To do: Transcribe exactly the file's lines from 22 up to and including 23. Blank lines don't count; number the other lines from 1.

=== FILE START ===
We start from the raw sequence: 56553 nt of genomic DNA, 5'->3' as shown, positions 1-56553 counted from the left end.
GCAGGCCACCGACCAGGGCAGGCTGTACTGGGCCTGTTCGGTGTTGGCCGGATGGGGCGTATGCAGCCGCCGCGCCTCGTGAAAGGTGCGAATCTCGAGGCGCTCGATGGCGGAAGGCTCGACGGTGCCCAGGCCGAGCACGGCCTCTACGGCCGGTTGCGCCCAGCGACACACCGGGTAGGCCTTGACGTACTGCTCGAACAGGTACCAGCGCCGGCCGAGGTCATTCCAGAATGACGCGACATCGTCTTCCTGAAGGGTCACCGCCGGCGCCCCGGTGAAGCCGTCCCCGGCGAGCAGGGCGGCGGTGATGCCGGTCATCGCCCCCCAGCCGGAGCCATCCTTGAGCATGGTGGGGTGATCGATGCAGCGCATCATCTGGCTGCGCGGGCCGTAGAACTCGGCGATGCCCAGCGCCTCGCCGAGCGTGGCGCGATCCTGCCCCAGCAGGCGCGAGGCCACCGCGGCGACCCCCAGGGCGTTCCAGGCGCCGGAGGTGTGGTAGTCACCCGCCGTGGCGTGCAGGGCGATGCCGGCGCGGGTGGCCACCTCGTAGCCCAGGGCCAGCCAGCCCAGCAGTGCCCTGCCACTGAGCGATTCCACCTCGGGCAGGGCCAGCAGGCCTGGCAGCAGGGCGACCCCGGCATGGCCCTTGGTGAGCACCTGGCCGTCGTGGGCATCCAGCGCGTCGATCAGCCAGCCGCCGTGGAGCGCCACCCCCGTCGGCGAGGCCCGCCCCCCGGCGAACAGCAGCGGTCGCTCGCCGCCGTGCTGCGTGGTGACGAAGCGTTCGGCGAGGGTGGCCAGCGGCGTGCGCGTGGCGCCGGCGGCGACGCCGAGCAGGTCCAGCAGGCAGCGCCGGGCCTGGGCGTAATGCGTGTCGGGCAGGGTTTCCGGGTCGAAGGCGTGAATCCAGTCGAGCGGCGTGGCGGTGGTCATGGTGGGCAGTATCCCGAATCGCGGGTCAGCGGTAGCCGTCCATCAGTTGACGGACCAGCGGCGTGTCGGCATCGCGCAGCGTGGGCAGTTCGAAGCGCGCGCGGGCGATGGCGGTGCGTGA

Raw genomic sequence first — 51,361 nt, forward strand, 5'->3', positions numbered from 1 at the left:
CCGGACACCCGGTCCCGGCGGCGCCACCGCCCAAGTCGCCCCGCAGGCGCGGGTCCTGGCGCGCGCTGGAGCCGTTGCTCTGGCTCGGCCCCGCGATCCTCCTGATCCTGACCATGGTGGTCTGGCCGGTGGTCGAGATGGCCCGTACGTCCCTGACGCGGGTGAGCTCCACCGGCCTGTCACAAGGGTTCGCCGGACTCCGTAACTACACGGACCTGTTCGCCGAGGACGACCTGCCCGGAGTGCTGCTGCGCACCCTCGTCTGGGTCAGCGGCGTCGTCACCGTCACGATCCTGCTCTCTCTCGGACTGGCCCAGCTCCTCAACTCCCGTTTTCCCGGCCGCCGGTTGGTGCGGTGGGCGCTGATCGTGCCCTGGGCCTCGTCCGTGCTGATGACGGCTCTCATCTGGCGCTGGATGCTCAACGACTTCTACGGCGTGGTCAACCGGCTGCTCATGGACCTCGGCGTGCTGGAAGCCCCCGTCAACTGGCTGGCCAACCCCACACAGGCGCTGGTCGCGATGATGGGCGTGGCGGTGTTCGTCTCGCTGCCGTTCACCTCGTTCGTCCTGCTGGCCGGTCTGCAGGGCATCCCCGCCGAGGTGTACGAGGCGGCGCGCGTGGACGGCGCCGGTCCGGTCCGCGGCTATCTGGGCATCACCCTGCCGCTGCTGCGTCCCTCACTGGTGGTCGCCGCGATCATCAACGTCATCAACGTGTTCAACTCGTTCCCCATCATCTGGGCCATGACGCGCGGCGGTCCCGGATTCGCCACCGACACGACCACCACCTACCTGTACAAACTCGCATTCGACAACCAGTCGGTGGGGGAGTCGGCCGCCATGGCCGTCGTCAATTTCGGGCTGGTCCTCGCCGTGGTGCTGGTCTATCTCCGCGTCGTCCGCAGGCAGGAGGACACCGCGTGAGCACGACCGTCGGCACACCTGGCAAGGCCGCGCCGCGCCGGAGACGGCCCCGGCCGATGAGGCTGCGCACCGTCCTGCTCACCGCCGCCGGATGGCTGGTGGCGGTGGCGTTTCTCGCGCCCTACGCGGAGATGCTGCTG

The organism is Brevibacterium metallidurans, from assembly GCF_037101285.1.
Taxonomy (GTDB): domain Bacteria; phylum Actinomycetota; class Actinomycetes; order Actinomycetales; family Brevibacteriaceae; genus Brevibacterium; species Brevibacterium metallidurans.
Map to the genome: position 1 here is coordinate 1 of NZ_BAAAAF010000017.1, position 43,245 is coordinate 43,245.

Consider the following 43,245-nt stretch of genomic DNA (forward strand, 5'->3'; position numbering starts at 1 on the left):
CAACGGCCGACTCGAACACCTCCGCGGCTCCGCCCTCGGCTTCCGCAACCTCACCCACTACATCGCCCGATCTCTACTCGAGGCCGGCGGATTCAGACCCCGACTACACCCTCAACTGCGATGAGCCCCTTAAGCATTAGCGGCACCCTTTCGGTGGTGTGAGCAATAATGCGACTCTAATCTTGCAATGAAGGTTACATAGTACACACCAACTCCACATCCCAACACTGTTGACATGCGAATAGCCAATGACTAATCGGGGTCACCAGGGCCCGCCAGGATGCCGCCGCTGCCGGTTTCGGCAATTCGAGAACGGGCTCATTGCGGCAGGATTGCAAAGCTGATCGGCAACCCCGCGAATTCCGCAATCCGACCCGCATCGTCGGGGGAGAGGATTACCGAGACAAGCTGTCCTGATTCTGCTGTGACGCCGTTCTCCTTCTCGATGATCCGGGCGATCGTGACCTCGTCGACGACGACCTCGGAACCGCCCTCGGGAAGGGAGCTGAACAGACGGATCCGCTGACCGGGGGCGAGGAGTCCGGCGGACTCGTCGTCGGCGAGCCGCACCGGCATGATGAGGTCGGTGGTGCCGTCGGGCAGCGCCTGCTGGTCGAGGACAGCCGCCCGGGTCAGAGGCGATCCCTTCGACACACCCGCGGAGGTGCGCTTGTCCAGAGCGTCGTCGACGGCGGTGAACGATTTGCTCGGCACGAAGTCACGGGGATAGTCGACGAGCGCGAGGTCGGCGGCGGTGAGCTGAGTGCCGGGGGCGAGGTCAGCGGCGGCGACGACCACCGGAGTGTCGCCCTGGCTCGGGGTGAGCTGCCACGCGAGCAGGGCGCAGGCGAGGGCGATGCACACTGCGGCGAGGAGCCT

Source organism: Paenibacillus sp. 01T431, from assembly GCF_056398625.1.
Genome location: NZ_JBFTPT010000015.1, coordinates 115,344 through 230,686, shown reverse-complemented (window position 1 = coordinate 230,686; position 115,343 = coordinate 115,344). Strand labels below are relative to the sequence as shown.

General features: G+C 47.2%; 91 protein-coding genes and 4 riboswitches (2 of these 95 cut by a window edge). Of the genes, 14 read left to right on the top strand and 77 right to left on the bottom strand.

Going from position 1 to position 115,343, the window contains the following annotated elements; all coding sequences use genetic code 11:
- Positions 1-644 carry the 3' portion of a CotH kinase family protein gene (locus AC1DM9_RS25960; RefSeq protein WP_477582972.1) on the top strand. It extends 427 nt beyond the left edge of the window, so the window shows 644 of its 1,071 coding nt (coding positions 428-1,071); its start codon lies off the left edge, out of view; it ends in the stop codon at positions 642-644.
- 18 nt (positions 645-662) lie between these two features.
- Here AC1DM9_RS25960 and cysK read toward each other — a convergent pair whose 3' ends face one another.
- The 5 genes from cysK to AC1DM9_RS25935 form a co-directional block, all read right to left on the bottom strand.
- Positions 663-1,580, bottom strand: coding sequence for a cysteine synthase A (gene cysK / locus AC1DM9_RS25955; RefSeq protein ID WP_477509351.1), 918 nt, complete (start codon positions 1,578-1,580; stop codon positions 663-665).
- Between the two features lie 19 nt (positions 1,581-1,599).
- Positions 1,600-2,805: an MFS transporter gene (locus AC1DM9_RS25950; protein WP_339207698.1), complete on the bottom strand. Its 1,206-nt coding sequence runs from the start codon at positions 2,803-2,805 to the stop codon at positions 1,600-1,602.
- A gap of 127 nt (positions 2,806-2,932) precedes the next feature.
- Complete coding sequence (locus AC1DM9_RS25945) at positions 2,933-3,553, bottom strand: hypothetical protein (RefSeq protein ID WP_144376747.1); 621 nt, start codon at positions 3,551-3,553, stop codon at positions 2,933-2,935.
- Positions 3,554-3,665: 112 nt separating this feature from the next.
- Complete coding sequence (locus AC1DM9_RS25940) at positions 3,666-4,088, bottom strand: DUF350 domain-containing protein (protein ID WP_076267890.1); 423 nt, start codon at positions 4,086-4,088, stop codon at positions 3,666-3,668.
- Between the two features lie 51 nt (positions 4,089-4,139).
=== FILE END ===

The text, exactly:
- Complete coding sequence (locus AC1DM9_RS25945) at positions 2,933-3,553, bottom strand: hypothetical protein (RefSeq protein ID WP_144376747.1); 621 nt, start codon at positions 3,551-3,553, stop codon at positions 2,933-2,935.
- Positions 3,554-3,665: 112 nt separating this feature from the next.